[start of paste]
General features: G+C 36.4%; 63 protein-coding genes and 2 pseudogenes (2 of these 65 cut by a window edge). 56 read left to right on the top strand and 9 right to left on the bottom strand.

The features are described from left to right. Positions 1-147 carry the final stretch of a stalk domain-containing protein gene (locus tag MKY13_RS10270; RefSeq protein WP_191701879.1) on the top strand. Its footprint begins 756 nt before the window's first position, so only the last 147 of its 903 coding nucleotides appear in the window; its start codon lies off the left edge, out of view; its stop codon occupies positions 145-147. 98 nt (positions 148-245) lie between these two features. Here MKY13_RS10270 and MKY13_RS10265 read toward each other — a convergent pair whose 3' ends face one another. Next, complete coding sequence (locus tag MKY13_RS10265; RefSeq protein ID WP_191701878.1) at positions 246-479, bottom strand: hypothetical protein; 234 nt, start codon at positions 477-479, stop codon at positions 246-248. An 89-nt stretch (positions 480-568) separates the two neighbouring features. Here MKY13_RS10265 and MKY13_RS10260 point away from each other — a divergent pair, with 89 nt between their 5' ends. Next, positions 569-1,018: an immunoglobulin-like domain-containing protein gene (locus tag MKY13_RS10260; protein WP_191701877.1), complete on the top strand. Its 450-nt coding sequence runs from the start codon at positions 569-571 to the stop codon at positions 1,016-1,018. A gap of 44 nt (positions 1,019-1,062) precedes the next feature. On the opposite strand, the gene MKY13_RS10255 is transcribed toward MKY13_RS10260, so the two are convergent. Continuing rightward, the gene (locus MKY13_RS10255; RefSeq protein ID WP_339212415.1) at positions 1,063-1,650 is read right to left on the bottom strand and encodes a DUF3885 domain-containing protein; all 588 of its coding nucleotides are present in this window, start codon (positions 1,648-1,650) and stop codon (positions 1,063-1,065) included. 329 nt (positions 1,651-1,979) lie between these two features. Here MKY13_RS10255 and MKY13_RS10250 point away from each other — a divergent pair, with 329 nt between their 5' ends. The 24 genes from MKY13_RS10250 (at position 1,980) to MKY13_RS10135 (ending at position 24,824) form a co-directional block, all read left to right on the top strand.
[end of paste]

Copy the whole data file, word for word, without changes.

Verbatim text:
General features: G+C 36.4%; 63 protein-coding genes and 2 pseudogenes (2 of these 65 cut by a window edge). 56 read left to right on the top strand and 9 right to left on the bottom strand.

The features are described from left to right. Positions 1-147 carry the final stretch of a stalk domain-containing protein gene (locus tag MKY13_RS10270; RefSeq protein WP_191701879.1) on the top strand. Its footprint begins 756 nt before the window's first position, so only the last 147 of its 903 coding nucleotides appear in the window; its start codon lies off the left edge, out of view; its stop codon occupies positions 145-147. 98 nt (positions 148-245) lie between these two features. Here MKY13_RS10270 and MKY13_RS10265 read toward each other — a convergent pair whose 3' ends face one another. Next, complete coding sequence (locus tag MKY13_RS10265; RefSeq protein ID WP_191701878.1) at positions 246-479, bottom strand: hypothetical protein; 234 nt, start codon at positions 477-479, stop codon at positions 246-248. An 89-nt stretch (positions 480-568) separates the two neighbouring features. Here MKY13_RS10265 and MKY13_RS10260 point away from each other — a divergent pair, with 89 nt between their 5' ends. Next, positions 569-1,018: an immunoglobulin-like domain-containing protein gene (locus tag MKY13_RS10260; protein WP_191701877.1), complete on the top strand. Its 450-nt coding sequence runs from the start codon at positions 569-571 to the stop codon at positions 1,016-1,018. A gap of 44 nt (positions 1,019-1,062) precedes the next feature. On the opposite strand, the gene MKY13_RS10255 is transcribed toward MKY13_RS10260, so the two are convergent. Continuing rightward, the gene (locus MKY13_RS10255; RefSeq protein ID WP_339212415.1) at positions 1,063-1,650 is read right to left on the bottom strand and encodes a DUF3885 domain-containing protein; all 588 of its coding nucleotides are present in this window, start codon (positions 1,648-1,650) and stop codon (positions 1,063-1,065) included. 329 nt (positions 1,651-1,979) lie between these two features. Here MKY13_RS10255 and MKY13_RS10250 point away from each other — a divergent pair, with 329 nt between their 5' ends. The 24 genes from MKY13_RS10250 (at position 1,980) to MKY13_RS10135 (ending at position 24,824) form a co-directional block, all read left to right on the top strand.